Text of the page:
Posted by James Pearson on 29 Nov 2011

Independent Study on General Anti-Avoidance Rule (GAAR) Published

The QC responsible for the independent study on general anti-avoidance has laid out his recommendation to the Government to introduce a narrowly focused general anti-avoidance rule (GAAR) to the UK tax system.

After an eleven month review and with the advice of a committee of tax experts, Graham Aaronson QC has concluded that the introduction of a GAAR would:

  • Offer opportunities to simplify the tax system.
  • Deter abusive tax avoidance schemes.
  • Renew some lost trust between taxpayers and HMRC.
  • Clarify some of the legal uncertainties surrounding tax avoidance schemes.

Main Taxes and to National Insurance Contributions

The report goes on to say that it recommends that a GAAR should initially only be applied to the main taxes and to national insurance contributions – income tax, corporation tax, capital gains tax and petroleum revenue tax.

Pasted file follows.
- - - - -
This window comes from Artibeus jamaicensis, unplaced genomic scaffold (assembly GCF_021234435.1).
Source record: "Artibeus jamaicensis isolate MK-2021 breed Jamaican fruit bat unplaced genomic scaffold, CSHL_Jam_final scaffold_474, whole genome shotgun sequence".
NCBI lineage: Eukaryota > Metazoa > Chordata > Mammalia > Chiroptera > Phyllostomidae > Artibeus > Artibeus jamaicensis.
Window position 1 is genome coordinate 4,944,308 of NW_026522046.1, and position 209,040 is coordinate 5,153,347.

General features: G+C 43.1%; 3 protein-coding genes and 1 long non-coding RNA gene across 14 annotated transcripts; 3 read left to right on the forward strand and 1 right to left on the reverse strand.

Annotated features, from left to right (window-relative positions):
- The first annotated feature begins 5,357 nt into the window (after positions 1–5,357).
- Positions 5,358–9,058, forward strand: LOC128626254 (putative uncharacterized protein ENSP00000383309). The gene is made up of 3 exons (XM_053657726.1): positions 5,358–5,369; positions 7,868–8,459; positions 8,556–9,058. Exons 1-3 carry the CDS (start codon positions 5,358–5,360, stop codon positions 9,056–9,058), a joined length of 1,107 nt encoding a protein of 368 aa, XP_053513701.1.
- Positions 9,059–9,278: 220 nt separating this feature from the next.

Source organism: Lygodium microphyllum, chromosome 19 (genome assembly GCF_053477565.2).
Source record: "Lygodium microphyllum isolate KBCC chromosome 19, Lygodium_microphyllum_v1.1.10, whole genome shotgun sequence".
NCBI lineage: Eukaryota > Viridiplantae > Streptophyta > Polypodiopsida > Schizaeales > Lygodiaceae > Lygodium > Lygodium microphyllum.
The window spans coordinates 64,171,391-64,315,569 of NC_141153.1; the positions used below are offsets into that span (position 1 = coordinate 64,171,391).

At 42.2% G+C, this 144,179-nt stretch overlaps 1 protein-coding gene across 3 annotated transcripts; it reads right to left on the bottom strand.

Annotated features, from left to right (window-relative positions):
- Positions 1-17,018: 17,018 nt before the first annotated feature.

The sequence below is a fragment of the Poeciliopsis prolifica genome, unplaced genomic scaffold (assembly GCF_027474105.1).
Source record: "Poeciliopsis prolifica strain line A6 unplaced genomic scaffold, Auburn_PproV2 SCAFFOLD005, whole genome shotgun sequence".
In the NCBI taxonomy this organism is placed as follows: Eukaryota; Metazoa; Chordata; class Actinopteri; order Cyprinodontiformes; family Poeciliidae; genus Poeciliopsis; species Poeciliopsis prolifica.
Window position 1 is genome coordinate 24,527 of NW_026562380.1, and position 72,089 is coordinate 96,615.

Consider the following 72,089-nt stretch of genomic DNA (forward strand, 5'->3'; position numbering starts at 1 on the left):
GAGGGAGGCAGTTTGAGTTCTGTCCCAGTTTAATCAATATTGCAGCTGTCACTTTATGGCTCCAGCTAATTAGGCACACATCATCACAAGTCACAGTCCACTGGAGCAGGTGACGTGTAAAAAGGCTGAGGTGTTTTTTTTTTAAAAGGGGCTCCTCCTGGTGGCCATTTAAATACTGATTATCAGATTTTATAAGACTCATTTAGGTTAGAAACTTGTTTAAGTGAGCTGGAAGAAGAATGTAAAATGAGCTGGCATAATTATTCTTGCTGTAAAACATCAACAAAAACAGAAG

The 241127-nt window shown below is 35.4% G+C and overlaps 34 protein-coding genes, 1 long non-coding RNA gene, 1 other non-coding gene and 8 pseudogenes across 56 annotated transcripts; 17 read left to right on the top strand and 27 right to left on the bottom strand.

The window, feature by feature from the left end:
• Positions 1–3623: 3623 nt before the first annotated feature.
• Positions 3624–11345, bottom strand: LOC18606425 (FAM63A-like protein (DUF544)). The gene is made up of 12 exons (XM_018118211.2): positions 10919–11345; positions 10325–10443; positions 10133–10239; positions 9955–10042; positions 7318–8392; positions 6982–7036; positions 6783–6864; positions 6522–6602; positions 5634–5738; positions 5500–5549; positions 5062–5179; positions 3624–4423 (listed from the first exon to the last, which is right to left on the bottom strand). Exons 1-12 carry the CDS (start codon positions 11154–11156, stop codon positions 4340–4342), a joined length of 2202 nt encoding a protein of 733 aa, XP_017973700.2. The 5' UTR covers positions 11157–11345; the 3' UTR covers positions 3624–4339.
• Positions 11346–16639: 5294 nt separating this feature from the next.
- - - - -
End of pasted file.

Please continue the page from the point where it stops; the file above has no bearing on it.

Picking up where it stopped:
Graham Aaronson QC said of the report:

“Responsible tax planning is an essential feature in a complex tax regime, such as the UK’s.  But artificial and abusive tax avoidance schemes are widely regarded as an intolerable assault on the integrity of the tax regime.  A general anti-abuse rule narrowly targeted to deter such schemes, while not affecting responsible tax planning, should lead to a fairer, more principled and ultimately simpler tax system; and I strongly recommend that such a rule should be introduced into our tax laws.”

The Government has said that it will consider the report and its recommendations and liaise with business and tax practitioners on how a GAAR might fit with existing legislation. They will present their findings at the 2012 Budget.

Contact Us

If you would like to discuss anything mentioned in this article or to talk about how Tax Innovations can help you with GAAR, please contact us.


See also…


Cross-Border Arrangements

Tax Avoidance Schemes: Too Good To Be True?

The General Anti-Abuse Rules

Tax Avoidance Schemes: Accelerated Payment of Disputed Tax

Offshore Tax Evasion: An HMRC Briefing

The Media and Tax Avoidance

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